“Accidental” Postproduction and Acts of Remembering in Stand By For Tape Back-up, by Ross Sutherland

Chiara Grizzaffi


The essay analyses the film Stand By For Tape Back-up, by Ross Sutherland, which presents a “double gesture of postproduction”. On the one hand, there is Sutherland’s grandfather random, accidental recording on a videotape of several televisual fragments, that become the remainders through which the author reconstructs not only the traces of the processes of selection and consumption of his beloved grandfather, but also his own spectatorial experience. On the other hand, there is the performative gesture of Sutherland himself: as I aim to demonstrate, through the repetition, the reuse and the repurposing of those fragments Sutherland obsessively rewrites his history and redefines his own identity. Through the analysis of this case study, the essay challenges well-established categories such as compilation and found footage film and addresses the connection between recycled images, memory and identity.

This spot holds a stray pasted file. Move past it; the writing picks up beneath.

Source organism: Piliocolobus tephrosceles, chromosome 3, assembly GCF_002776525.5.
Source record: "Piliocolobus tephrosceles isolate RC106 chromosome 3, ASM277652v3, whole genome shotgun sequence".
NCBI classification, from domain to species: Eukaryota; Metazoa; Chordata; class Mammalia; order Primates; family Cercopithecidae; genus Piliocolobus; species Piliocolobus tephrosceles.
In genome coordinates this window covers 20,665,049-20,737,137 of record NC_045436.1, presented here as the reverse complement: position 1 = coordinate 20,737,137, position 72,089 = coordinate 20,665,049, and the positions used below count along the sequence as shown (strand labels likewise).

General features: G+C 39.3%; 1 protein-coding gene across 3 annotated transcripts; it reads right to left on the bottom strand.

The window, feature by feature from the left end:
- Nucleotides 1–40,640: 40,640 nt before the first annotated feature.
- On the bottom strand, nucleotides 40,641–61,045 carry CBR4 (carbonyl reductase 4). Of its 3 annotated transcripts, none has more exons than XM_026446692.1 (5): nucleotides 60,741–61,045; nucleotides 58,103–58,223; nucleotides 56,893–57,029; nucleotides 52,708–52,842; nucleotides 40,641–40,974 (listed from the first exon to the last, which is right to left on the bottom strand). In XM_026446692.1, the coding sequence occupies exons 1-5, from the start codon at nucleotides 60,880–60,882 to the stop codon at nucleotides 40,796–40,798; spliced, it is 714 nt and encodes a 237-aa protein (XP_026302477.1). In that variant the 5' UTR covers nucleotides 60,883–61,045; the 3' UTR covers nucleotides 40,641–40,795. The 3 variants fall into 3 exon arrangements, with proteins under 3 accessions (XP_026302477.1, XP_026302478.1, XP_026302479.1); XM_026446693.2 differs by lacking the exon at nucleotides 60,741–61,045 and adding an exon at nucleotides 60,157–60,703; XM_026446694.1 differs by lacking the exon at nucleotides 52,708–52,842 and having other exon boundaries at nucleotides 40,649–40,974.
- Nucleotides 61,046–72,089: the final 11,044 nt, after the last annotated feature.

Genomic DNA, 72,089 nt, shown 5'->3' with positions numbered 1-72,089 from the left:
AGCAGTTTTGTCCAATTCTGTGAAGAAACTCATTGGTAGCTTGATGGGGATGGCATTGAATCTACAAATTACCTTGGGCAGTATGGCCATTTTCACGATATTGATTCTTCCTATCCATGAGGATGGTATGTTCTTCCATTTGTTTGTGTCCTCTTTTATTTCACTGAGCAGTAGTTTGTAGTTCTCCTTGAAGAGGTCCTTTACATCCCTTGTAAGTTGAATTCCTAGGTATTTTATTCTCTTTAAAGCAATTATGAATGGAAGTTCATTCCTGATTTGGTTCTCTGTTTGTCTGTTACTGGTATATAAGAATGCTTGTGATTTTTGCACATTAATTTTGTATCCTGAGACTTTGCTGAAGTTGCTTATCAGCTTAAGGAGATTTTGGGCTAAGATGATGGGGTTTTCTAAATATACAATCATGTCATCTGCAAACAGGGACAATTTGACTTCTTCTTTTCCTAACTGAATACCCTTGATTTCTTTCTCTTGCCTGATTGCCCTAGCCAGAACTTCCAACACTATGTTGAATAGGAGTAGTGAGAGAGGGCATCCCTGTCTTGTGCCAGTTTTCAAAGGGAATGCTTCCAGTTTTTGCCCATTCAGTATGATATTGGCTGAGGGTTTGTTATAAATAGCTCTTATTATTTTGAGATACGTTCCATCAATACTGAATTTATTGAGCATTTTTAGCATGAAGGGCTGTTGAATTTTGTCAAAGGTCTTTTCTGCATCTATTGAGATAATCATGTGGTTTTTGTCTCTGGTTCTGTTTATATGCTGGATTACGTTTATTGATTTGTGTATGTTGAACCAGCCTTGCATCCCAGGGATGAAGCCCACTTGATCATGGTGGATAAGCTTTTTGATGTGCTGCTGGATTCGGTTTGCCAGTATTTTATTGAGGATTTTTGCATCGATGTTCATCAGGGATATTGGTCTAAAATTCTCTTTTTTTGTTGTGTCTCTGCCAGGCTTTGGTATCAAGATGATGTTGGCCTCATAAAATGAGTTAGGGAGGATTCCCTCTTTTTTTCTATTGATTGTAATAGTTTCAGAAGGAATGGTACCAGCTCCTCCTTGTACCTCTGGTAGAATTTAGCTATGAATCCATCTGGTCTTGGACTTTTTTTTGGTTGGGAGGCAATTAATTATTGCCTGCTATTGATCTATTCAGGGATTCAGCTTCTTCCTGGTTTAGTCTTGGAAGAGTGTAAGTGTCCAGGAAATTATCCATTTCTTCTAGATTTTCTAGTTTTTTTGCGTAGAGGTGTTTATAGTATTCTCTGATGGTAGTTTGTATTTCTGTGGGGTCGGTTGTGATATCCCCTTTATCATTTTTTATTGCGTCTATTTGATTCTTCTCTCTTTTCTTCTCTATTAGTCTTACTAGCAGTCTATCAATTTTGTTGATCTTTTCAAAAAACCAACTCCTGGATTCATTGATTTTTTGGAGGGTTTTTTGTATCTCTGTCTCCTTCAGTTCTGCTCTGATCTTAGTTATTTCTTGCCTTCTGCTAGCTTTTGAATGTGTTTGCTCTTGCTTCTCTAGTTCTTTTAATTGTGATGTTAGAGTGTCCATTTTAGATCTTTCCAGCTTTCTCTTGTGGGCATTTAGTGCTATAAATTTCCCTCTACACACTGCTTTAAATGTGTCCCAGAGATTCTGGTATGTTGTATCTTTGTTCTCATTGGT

Stand By For Tape Back-up; Ross Sutherland; postproduction

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DOI: 10.6092/issn.2280-9481/7391


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